So, back to my topic; got off track there for a little bit. The image above is a screen grab of Tim Pool from last night. He was just about to sign off after more than 19 hours' video streaming what was going on in New York. As I say, I only found the link to this stream on Monday morning, and that only by chance. The OWS Livestreams were as sucky as ever when they were working at all. Somebody posted a link to Wearetheother99's videostream in some chat, I don't think it was even OWS's, I think I was checking Berkeley at the time, and I clicked the link. Sure enough; Tim Pool was on his way to Zuccotti, having marched to Trinity Church and then when he learned that there was a TRO that allowed demonstrators back in the Plaza, he headed back to Zuccotti (as he called it, he rarely referred to it as Liberty anything) with a large contingent of those who had gone to Trinity as an alternate site. (Visualize Lower Manhattan and you'll get an idea of how these locations relate to each other. Or Google it up... I've been down there a few times in my life, and even though I haven't been there in many years, the layout is still pretty easy to picture in my mind's eye.)
On the march back to Zuccotti, he was explaining what had happened, and this was the first clear reporting of the events of the night before I had heard; there were sketchy "news" reports that the OWS Occupation had been raided, and I'd seen Amy Goodman's "aftermath" report -- which was horrifying -- but I'd heard and seen nothing much from those who had actually been there, nor was it clear at the time what people were going to do about it.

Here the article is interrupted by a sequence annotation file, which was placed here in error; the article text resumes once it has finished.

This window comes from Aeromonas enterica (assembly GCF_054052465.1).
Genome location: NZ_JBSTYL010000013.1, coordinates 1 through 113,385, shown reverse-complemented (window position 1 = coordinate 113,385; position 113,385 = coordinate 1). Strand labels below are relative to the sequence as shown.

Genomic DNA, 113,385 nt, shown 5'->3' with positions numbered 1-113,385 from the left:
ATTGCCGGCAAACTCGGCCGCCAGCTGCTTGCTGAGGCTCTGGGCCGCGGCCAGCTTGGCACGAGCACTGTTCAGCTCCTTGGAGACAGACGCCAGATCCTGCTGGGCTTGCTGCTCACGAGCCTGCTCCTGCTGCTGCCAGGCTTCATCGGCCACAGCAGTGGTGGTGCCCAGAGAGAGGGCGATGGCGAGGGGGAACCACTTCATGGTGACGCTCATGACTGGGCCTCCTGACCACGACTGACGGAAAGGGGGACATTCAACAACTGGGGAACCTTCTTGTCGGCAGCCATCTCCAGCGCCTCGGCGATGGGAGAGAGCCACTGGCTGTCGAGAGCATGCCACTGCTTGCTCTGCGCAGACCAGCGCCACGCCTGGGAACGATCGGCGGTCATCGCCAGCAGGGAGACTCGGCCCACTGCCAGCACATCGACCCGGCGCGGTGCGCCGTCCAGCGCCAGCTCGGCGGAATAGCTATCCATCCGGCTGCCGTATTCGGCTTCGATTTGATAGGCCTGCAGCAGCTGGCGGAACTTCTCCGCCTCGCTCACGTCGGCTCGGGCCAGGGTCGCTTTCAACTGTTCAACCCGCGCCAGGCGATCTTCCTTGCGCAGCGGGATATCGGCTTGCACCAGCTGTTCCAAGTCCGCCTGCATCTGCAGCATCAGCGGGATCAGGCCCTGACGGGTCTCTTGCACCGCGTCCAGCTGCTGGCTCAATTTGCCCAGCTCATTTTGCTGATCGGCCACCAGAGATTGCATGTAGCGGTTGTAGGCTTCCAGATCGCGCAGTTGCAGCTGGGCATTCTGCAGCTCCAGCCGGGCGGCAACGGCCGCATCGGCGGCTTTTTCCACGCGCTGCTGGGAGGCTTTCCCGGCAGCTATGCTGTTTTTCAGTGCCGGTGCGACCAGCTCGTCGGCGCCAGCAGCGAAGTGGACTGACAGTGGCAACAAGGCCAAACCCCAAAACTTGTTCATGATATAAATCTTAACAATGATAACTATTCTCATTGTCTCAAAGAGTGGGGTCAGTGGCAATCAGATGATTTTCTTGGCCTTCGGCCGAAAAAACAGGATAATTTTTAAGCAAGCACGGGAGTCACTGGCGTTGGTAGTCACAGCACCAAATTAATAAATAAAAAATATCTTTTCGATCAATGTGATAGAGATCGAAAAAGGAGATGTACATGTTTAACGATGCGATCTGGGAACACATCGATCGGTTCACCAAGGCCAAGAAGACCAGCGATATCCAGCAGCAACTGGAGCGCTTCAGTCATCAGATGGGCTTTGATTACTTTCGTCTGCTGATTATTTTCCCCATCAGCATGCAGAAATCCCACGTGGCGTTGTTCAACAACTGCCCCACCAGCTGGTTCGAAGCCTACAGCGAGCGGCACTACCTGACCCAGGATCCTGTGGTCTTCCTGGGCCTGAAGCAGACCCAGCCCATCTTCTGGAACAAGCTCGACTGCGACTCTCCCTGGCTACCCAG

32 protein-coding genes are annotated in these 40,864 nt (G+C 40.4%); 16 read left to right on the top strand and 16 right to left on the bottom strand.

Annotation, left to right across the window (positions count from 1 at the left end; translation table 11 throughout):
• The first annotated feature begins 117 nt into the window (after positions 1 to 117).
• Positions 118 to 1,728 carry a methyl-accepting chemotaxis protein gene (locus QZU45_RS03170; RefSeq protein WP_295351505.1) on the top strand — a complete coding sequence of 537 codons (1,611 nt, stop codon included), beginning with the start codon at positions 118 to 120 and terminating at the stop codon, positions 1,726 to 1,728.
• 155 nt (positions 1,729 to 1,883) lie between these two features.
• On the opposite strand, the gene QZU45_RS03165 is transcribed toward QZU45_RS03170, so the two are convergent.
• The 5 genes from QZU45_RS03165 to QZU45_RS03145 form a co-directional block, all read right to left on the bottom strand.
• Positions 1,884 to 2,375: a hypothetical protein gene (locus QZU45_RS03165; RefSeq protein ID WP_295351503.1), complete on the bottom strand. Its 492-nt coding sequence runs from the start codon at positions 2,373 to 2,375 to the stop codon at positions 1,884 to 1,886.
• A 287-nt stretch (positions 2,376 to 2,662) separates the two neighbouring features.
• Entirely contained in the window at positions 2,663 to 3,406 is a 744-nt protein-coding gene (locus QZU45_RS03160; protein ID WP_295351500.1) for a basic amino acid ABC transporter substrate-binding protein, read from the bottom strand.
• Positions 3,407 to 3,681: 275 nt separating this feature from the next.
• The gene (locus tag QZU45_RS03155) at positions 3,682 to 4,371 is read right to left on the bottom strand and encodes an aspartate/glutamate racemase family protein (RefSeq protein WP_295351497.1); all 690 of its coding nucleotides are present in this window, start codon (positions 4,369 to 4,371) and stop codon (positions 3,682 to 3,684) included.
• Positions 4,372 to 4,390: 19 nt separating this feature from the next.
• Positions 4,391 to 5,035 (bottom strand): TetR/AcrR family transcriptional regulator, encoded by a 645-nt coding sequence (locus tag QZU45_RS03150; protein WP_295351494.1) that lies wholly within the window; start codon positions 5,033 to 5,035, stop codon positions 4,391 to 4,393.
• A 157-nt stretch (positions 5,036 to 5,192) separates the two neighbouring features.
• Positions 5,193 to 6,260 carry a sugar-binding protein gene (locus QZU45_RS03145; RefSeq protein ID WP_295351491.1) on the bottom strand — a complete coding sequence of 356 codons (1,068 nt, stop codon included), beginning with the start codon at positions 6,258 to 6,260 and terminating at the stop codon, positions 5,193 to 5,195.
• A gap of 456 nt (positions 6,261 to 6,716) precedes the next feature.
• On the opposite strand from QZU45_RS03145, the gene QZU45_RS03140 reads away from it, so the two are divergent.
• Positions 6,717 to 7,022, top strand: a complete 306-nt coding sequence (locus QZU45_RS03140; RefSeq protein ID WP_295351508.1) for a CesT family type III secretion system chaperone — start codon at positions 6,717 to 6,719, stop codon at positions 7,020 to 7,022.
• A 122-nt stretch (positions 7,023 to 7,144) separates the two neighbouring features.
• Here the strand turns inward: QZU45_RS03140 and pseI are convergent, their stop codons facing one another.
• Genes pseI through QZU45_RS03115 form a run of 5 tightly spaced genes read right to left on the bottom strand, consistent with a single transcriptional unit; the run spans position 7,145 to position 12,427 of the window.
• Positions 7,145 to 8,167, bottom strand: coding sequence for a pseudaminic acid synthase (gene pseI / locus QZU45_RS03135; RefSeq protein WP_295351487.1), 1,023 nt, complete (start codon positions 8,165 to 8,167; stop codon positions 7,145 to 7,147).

Tim had been there from just after 1am, and he had stayed with the OWS participants, video-streaming the whole time, from that point. On the march back to the Plaza, he inadvertently gave out his phone number, and since he was using his smart phone as the video-stream camera, the stream got cut off repeatedly every time a call came in. He stopped at a Sprint store on the way back to the Plaza and got his number changed so that he could keep streaming. Then his batteries were dying despite the fact that he had been given a heavy backpack full of equipment by Justin (Wedes -- his interview with Amy Goodman is posted below) and was using Justin's MacBook as a trickle charger for his phone camera. He asked if anyone could get him another battery as he didn't think he would have enough charge to get back to the Plaza. In fact, people did get him batteries, and he did get back to the Plaza and a few minutes downtime while he changed batteries, he was continuously streaming until well after 10:00pm EST Tuesday night.
Because his was the only reliable video stream on the scene, it was picked up by Time.com, Huffington Post, Al Jazeera, and apparently was being mirrored all over the Livestream network. He had over 11,000 viewers on his own channel, but with all these others tagging along, he figured there might have been 100,000 viewers overall. There may have been many more than that.
And he was -- of course -- completely sleep-deprived, hungry, thirsty and exhausted. He was also lugging Justin's heavy bag around with him. He became so tired, he could barely walk, but he kept streaming, kept interviewing people, kept looking for news he could share. This heavy bag of Justin's was an incredible burden however, and it became something of a metaphor for all the "stuff" that had been accumulating at Zuccotti during the Occupation, nearly all of which was swept away by the Raid. Most of it apparently swept away and hauled off to the dump -- after promises were made that personal property could be retrieved at such and such a location after such and such a time.
That was the scene that Amy Goodman had shown -- huge mounds of debris being loaded into garbage trucks for disposal, most of consisting of the personal property of the Occupiers who had been dispossessed and evicted.